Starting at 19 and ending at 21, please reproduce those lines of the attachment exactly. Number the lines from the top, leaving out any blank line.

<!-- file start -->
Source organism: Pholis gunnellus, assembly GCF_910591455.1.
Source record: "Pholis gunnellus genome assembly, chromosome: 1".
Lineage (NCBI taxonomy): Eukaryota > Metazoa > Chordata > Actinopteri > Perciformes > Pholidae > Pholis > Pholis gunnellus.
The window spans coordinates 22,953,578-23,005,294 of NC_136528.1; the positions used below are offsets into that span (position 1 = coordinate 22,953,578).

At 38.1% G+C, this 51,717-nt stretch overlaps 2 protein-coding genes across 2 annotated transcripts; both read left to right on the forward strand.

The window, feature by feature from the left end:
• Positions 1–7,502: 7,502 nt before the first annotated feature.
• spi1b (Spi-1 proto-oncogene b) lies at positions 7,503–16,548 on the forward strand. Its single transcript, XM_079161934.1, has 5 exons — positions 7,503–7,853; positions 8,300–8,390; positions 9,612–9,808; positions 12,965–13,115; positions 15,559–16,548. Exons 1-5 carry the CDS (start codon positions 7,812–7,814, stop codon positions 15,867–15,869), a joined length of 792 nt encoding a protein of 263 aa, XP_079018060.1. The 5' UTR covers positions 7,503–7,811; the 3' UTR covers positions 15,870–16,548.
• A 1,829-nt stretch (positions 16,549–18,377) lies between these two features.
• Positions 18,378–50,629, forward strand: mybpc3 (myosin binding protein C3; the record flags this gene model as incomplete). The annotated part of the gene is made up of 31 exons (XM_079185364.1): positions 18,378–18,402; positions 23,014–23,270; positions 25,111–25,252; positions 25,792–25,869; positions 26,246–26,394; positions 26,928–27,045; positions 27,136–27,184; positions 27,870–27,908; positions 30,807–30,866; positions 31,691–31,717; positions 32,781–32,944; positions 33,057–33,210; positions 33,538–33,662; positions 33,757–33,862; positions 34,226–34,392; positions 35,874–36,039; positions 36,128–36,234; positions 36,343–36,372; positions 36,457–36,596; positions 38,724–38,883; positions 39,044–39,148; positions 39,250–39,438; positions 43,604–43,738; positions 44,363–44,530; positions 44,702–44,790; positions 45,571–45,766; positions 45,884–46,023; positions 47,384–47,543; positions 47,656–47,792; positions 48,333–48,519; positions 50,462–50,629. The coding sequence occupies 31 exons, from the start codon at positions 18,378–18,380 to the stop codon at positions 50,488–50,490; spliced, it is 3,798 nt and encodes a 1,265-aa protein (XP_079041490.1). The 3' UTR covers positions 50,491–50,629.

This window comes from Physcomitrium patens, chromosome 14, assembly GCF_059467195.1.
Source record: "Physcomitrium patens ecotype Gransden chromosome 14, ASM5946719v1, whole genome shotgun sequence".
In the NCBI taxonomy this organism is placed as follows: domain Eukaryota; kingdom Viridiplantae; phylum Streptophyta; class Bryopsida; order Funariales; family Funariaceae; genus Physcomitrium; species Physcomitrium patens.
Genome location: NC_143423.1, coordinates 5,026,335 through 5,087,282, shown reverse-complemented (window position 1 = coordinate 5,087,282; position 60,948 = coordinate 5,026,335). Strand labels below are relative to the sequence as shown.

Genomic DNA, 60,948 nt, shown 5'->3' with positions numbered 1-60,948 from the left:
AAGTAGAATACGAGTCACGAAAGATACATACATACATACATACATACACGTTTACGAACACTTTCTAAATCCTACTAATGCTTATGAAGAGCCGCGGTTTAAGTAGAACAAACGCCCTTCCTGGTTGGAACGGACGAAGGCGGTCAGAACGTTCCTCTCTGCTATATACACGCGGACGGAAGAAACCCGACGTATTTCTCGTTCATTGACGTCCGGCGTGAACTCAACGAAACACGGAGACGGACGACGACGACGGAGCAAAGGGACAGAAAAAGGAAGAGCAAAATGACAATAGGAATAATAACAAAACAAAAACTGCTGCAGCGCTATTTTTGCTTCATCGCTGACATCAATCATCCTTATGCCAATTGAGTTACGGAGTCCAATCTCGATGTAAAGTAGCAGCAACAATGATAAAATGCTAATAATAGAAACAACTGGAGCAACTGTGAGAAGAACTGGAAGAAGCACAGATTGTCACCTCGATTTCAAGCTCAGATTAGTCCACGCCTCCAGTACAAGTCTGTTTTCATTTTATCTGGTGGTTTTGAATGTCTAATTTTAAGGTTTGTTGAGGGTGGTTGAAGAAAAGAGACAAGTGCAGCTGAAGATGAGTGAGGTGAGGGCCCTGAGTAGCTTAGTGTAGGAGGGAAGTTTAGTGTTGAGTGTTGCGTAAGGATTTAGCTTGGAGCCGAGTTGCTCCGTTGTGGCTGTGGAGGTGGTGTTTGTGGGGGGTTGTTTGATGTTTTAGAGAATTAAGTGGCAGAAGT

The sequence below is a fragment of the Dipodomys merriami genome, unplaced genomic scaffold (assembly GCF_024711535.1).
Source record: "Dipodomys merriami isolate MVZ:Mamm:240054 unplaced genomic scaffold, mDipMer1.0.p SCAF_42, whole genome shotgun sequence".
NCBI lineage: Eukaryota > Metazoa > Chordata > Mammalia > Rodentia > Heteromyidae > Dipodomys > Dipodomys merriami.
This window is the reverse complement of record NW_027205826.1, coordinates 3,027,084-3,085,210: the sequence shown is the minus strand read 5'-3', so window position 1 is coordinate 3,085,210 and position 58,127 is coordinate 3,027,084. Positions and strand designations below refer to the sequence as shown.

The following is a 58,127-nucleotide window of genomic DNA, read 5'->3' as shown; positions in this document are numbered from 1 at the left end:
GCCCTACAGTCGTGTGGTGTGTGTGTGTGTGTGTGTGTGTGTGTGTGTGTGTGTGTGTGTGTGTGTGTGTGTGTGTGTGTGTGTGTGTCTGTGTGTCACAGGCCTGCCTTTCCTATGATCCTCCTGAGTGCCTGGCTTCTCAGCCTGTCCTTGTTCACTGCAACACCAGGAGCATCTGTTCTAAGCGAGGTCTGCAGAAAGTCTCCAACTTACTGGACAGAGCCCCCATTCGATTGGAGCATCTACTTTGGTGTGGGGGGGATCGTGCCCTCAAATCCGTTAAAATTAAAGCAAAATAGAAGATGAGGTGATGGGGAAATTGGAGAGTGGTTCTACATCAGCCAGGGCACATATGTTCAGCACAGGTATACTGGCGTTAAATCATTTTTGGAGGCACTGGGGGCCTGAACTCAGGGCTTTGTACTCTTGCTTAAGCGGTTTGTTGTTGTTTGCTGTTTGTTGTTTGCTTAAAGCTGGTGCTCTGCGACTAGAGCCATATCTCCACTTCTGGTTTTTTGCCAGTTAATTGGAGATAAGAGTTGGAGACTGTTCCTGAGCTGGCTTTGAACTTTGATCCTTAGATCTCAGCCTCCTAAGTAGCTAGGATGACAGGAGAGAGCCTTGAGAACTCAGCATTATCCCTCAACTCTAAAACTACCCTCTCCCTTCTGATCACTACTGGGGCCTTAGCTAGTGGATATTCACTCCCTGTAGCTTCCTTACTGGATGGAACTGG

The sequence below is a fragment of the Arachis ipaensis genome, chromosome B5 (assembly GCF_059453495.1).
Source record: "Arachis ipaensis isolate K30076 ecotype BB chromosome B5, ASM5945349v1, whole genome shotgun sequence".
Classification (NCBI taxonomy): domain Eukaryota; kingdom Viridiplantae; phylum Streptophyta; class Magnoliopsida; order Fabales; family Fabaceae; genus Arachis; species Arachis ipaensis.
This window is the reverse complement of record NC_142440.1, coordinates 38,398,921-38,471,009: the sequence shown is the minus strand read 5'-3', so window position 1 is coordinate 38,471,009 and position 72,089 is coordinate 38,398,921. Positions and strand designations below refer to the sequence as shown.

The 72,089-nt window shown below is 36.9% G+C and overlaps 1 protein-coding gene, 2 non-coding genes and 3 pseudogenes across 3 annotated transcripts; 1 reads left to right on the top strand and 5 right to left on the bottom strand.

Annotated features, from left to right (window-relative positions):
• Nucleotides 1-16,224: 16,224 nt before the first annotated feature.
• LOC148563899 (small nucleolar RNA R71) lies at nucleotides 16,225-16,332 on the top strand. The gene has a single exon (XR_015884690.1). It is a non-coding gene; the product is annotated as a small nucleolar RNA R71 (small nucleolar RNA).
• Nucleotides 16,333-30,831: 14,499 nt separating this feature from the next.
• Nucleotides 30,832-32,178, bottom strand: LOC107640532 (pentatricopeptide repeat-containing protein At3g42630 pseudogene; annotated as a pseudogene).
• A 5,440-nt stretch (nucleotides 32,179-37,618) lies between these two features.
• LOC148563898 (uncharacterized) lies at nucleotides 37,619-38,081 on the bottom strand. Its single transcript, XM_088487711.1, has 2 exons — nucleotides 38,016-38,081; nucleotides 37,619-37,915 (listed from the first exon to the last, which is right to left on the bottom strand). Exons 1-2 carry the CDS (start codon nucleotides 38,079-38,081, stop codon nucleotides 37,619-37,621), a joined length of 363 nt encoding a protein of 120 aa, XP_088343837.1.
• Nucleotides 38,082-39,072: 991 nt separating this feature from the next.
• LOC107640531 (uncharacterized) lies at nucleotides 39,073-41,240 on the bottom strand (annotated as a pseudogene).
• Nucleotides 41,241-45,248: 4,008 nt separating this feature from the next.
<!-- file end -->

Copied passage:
NCBI lineage: Eukaryota > Metazoa > Chordata > Mammalia > Rodentia > Heteromyidae > Dipodomys > Dipodomys merriami.
This window is the reverse complement of record NW_027205826.1, coordinates 3,027,084-3,085,210: the sequence shown is the minus strand read 5'-3', so window position 1 is coordinate 3,085,210 and position 58,127 is coordinate 3,027,084. Positions and strand designations below refer to the sequence as shown.

The following is a 58,127-nucleotide window of genomic DNA, read 5'->3' as shown; positions in this document are numbered from 1 at the left end: